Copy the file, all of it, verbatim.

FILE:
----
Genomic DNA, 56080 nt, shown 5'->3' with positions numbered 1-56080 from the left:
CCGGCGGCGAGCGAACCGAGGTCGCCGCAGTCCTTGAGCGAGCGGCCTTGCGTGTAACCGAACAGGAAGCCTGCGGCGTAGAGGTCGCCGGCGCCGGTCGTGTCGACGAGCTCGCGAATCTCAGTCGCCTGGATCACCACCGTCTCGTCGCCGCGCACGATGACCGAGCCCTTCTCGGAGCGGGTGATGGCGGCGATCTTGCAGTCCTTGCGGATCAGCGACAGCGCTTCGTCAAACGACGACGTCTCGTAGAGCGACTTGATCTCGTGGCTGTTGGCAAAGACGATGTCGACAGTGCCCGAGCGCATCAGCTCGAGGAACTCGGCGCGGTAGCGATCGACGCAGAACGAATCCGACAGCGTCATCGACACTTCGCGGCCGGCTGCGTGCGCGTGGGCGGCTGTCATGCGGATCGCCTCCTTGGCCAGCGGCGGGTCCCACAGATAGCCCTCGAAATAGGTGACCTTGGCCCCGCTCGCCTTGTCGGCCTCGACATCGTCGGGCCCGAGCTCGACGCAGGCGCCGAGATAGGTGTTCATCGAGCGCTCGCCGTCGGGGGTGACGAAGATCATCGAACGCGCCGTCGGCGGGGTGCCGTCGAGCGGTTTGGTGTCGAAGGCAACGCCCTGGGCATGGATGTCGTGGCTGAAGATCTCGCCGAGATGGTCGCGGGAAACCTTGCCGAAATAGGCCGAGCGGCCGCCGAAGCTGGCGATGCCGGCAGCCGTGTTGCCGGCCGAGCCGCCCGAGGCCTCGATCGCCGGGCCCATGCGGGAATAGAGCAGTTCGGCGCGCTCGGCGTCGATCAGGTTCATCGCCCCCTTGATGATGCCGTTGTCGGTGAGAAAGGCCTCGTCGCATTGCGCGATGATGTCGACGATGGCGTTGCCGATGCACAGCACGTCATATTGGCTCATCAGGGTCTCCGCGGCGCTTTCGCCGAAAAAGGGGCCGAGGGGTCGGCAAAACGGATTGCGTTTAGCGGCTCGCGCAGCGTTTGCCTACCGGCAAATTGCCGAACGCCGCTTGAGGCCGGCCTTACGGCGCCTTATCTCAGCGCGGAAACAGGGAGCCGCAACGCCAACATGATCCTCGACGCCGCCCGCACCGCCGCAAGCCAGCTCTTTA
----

Genomic DNA, 56080 nt, shown 5'->3' with positions numbered 1-56080 from the left:
CCGGCGGCGAGCGAACCGAGGTCGCCGCAGTCCTTGAGCGAGCGGCCTTGCGTGTAACCGAACAGGAAGCCTGCGGCGTAGAGGTCGCCGGCGCCGGTCGTGTCGACGAGCTCGCGAATCTCAGTCGCCTGGATCACCACCGTCTCGTCGCCGCGCACGATGACCGAGCCCTTCTCGGAGCGGGTGATGGCGGCGATCTTGCAGTCCTTGCGGATCAGCGACAGCGCTTCGTCAAACGACGACGTCTCGTAGAGCGACTTGATCTCGTGGCTGTTGGCAAAGACGATGTCGACAGTGCCCGAGCGCATCAGCTCGAGGAACTCGGCGCGGTAGCGATCGACGCAGAACGAATCCGACAGCGTCATCGACACTTCGCGGCCGGCTGCGTGCGCGTGGGCGGCTGTCATGCGGATCGCCTCCTTGGCCAGCGGCGGGTCCCACAGATAGCCCTCGAAATAGGTGACCTTGGCCCCGCTCGCCTTGTCGGCCTCGACATCGTCGGGCCCGAGCTCGACGCAGGCGCCGAGATAGGTGTTCATCGAGCGCTCGCCGTCGGGGGTGACGAAGATCATCGAACGCGCCGTCGGCGGGGTGCCGTCGAGCGGTTTGGTGTCGAAGGCAACGCCCTGGGCATGGATGTCGTGGCTGAAGATCTCGCCGAGATGGTCGCGGGAAACCTTGCCGAAATAGGCCGAGCGGCCGCCGAAGCTGGCGATGCCGGCAGCCGTGTTGCCGGCCGAGCCGCCCGAGGCCTCGATCGCCGGGCCCATGCGGGAATAGAGCAGTTCGGCGCGCTCGGCGTCGATCAGGTTCATCGCCCCCTTGATGATGCCGTTGTCGGTGAGAAAGGCCTCGTCGCATTGCGCGATGATGTCGACGATGGCGTTGCCGATGCACAGCACGTCATATTGGCTCATCAGGGTCTCCGCGGCGCTTTCGCCGAAAAAGGGGCCGAGGGGTCGGCAAAACGGATTGCGTTTAGCGGCTCGCGCAGCGTTTGCCTACCGGCAAATTGCCGAACGCCGCTTGAGGCCGGCCTTACGGCGCCTTATCTCAGCGCGGAAACAGGGAGCCGCAACGCCAACATGATCCTCGACGCCGCCCGCACCGCCGCAAGCCAGCTCTTTA